Date: December 2017
Creator: Swan, Alyssa

Child-Centered Play Therapy with Children Affected by Adverse Childhood Experiences: A Single Case Design

Description: Child centered play therapy (CCPT) is a therapeutic intervention that provides the environment for children to work through and heal from difficult experiences through expression of play and therapeutic relationship. It has been demonstrated effective with multiple types of disruptive behaviors. I conducted single-case research to explore CCPT's influence on children who had four or more adverse childhood experiences (ACEs) and provided analysis of data collected from one assessment administered weekly and one assessment at pre-, mid-, and post-intervention: the Strength and Difficulties Questionnaire and the Trauma Symptoms Checklist for Young Children. The two participants (one 8-year-old White American male and one 9-year-old White American female) demonstrated significant improvement in total difficulties and prosocial behaviors. The study revealed potential therapeutic benefits for utilizing CCPT with children who had four or more ACEs. Encompassed in discussion of study results are implications for practice, suggestions for future research, and limitations.
Date: December 2017
Creator: Haas, Sara C

Counselors Explore their Attachment Strategies: An Interpretative Phenomenological Analysis

Description: This study explored participants' experiences of being interviewed with the Adult Attachment Interview as a means of supporting counselor self-awareness and fostering effective counselor-client working alliances. A sample of first-year counselor education doctoral students (n = 7) completed an AAI interview and feedback session. Participants completed five reflective journals over three weeks and explored their experiences in individual, semi-structured interviews. Data were analyzed according to interpretative phenomenological analysis protocol. Four superordinate themes emerged from the analysis: (a) reactions to the AAI interview process, (b) process with AAI feedback, (c) AAI and intrapersonal process, and (d) AAI and interpersonal process. Additionally, there were eight subordinate themes: (a) surprised by AAI interview process, (b) interview process sparked reflection, (c) initial reaction to AAI feedback, (d) evolving process of integrating AAI feedback, (e) AAI process increased awareness, (f) increased self-awareness increased self-efficacy, (g) awareness from AAI process prompted relational shifts, (h) impact of AAI on clinical work, (i) importance of relationships, (j) importance of self-awareness, and (k) mutual influence of personal and professional. Findings in this study suggest that the AAI is an effective tool in supporting counselor self-awareness regarding attachment strategies. Additionally, findings suggest multiple personal and professional benefits, such as increased awareness of conflict and stress management strategies. Limitations to the study and further discussion of the results are presented. Implications for clinical practice, counselor education, and future research are also included.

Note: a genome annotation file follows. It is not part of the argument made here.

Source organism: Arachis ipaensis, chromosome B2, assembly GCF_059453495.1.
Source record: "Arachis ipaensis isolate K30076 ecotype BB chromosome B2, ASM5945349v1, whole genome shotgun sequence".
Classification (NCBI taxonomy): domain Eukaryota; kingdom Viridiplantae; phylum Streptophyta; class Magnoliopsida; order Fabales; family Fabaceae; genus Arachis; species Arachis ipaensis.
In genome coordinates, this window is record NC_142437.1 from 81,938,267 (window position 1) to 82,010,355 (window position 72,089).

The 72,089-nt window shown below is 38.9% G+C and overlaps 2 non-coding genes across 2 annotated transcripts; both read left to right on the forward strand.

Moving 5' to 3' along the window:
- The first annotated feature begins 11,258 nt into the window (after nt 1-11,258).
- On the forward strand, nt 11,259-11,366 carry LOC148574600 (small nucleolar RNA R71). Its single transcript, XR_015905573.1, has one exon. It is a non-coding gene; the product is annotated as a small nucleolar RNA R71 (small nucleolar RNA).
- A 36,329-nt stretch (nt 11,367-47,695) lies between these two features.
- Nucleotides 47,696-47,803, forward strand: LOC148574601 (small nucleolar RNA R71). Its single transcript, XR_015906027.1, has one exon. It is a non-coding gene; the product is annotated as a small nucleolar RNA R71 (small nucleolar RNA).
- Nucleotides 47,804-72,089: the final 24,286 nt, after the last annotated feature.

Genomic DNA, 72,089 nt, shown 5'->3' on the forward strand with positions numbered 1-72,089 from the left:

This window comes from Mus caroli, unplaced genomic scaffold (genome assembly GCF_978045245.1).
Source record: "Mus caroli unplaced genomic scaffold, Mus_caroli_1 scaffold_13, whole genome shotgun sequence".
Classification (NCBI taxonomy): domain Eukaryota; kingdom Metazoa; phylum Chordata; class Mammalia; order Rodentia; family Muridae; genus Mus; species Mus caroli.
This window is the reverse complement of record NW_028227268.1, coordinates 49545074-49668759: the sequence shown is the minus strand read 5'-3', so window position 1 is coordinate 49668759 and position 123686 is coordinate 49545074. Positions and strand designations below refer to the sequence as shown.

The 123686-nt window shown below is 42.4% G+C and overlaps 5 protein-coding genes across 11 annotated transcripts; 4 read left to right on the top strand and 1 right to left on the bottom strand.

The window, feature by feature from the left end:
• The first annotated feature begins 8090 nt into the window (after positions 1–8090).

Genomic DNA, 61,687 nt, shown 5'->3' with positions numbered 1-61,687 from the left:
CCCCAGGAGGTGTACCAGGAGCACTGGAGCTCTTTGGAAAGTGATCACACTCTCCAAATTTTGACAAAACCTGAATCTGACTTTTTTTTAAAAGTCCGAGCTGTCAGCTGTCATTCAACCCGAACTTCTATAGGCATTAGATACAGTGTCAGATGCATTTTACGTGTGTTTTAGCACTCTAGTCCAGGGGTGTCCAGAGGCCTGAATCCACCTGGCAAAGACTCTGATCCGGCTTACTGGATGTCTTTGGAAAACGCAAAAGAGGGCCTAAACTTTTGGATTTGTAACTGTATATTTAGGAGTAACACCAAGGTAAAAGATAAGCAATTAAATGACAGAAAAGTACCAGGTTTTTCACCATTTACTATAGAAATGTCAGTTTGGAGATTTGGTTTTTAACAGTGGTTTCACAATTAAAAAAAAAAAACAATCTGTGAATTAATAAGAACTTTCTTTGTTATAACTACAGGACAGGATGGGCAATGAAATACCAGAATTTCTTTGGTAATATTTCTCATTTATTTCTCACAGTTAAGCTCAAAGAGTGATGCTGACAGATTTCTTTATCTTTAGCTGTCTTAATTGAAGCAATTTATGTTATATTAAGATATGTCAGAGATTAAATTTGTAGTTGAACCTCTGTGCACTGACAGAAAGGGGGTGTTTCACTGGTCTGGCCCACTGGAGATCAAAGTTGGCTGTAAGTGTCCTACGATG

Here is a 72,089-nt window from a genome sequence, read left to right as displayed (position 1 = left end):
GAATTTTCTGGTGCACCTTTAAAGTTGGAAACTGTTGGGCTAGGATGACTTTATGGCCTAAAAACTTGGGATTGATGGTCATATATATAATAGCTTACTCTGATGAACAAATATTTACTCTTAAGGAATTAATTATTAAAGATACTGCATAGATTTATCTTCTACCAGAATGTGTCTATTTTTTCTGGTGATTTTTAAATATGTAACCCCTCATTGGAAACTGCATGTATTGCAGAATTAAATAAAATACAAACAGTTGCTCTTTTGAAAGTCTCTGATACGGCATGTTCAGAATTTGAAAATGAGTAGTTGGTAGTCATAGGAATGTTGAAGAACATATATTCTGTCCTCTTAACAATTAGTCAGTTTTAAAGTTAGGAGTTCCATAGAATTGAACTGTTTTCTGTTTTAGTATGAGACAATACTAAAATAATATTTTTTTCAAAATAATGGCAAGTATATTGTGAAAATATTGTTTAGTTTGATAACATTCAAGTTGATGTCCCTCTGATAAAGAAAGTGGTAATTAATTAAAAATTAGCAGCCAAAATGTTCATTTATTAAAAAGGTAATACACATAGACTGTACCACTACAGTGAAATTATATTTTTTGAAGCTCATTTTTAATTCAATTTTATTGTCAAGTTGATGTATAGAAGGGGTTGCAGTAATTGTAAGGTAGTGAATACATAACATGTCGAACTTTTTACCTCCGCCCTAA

Date: December 2017
Creator: Spellings, Maria